Prosecutors and the legal team representing embattled British socialite Ghislaine Maxwell will face off Tuesday to try to convince a judge whether Jeffrey Epstein’s ex-girlfriend and longtime associate should be released on bail or if she's too much of a flight risk.
Continue Reading Below
Maxwell, who was arrested July 2 in connection with allegations she recruited teenage girls for Epstein to sexually abuse in the 1990s, will face a federal court judge for the first time, albeit virtually, for her bail hearing and arraignment.
One of the biggest factors to be addressed at Tuesday's hearing will surround whether or not Maxwell will try to flee if she is freed from jail while awaiting trial.
On Monday, prosecutors with the Southern District of New York submitted court papers asking the judge to keep Maxwell behind bars, citing “glaring red flags” that show she poses a “clear” flight risk, they wrote.
In the document, prosecutors sought to boost arguments that the 58-year-old citizen of the U.S., the United Kingdom and France should remain behind bars until trial. They said she had the money, the means and the incentive to flee since she could face many years in prison if convicted.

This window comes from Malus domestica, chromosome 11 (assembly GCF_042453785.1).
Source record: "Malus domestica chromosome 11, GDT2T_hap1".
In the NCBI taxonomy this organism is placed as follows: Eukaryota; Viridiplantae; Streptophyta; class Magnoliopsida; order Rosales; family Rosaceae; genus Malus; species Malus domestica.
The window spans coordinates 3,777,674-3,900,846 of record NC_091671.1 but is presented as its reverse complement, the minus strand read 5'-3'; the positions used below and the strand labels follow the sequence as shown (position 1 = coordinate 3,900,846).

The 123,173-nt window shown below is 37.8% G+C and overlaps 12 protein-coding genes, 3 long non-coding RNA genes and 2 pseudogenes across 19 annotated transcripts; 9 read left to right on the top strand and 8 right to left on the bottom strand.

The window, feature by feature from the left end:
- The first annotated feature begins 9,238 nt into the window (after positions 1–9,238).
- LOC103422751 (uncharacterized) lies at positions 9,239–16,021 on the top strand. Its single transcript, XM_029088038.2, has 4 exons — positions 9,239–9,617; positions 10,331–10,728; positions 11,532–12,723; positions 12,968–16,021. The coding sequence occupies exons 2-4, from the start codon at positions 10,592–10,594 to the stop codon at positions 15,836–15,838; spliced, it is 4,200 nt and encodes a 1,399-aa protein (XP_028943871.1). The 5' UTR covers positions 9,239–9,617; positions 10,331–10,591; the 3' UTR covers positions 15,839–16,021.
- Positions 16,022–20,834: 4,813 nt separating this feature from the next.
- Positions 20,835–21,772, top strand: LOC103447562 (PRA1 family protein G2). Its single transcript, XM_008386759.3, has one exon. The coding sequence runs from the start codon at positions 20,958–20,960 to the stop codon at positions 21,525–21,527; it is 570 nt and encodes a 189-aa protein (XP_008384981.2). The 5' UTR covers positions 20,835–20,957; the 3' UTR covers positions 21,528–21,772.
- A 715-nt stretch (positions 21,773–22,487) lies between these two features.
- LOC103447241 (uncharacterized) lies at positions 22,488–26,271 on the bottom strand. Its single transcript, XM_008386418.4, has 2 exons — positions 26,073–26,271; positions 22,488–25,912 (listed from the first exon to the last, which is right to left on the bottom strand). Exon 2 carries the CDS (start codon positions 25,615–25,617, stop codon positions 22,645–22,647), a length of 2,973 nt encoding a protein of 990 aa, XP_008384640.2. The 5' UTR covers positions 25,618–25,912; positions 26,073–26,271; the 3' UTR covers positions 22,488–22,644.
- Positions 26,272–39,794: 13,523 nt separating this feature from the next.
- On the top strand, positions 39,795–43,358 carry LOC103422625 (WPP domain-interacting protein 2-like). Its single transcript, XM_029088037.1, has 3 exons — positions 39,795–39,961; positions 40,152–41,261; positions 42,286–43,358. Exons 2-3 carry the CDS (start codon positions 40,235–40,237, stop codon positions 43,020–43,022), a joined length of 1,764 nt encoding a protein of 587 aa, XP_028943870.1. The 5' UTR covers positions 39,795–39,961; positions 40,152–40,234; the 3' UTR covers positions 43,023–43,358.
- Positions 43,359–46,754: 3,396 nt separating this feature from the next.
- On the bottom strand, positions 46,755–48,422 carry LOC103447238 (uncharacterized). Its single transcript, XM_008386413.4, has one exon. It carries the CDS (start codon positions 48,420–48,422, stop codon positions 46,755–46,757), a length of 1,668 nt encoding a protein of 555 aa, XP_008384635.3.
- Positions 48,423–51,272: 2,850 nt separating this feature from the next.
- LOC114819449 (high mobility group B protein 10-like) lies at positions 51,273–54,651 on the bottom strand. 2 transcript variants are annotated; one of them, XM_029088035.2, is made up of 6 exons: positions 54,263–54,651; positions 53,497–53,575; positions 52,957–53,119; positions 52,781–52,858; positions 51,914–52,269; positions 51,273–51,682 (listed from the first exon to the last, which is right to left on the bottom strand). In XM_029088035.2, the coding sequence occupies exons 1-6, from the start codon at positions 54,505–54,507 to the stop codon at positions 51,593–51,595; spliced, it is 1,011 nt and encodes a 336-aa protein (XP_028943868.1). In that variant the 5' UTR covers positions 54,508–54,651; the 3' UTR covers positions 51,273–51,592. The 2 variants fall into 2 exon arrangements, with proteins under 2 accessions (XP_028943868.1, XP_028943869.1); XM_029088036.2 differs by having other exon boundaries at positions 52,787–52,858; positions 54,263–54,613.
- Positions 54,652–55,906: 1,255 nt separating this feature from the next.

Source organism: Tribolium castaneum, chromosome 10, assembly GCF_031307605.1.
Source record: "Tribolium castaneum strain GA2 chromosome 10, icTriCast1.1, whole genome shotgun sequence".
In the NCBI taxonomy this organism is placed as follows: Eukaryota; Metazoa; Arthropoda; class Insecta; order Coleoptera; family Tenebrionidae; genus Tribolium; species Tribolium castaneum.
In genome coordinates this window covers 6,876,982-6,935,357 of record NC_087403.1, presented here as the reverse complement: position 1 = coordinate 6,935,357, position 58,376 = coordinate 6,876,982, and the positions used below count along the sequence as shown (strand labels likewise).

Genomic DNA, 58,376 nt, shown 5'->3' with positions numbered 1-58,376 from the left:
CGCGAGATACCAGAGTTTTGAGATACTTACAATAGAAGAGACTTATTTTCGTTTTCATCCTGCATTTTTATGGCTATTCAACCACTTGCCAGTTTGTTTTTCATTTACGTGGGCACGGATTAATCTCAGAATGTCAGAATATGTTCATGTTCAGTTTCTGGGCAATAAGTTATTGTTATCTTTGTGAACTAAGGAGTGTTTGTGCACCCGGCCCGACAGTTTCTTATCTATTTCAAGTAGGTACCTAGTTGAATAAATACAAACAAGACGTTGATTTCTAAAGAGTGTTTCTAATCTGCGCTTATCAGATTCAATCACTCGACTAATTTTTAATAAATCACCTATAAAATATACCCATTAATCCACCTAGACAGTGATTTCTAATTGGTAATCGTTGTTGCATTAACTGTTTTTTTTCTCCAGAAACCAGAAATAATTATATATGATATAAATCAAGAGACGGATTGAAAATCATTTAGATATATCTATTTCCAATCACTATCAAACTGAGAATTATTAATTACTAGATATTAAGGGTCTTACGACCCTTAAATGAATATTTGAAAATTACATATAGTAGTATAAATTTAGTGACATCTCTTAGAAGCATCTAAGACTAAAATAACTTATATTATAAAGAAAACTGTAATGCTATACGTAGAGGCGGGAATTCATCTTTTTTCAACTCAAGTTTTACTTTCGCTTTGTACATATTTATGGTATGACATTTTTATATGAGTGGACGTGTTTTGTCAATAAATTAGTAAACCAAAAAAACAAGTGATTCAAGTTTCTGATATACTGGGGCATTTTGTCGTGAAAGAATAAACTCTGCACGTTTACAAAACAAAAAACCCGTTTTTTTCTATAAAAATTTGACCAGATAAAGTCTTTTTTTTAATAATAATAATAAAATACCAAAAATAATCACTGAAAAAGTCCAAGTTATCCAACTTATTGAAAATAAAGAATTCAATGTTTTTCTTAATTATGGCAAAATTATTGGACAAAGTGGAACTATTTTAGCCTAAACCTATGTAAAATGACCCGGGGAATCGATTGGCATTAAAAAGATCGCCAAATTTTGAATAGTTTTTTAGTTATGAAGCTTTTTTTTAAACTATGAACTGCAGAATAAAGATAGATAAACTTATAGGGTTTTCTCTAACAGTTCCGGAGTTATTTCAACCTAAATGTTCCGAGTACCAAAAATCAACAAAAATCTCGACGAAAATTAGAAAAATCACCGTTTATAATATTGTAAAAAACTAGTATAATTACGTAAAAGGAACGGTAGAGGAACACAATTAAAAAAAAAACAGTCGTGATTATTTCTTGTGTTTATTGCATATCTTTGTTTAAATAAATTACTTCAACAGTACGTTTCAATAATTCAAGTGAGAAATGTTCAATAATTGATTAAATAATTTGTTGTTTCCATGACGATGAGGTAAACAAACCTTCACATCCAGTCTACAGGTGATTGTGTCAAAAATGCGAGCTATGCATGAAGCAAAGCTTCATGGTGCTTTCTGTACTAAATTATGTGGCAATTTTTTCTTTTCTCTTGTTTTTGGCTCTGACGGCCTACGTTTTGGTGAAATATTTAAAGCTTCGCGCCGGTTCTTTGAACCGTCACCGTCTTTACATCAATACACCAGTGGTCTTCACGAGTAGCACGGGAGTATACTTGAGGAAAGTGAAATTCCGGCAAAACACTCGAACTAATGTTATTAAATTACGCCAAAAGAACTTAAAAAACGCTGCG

Prosecutors identify the following reasons why Maxwell should continue to be held without bail:
- Maxwell “is a citizen of a country that does not extradite its own citizens;”
- She “appears to have access to considerable wealth domestically and abroad;”
- Her “finances are completely opaque; and”
- Maxwell “appears to be skilled at living in hiding.”
“Instead of attempting to address the risks of releasing a defendant with apparent access to extraordinary financial resources, who has the ability to live beyond the reach of extradition in France, and who has already demonstrated a willingness and ability to live in hiding, the defendant instead proposes a bail package that amounts to little more than an unsecured bond,” prosecutors further state.
Maxwell was arrested in Bradford, New Hampshire, where she was living on a wooded estate she purchased for $1 million last December. The FBI had been keeping tabs on her after she disappeared from public view following Epstein’s arrest a year ago.
She was then moved to New York City to face federal charges.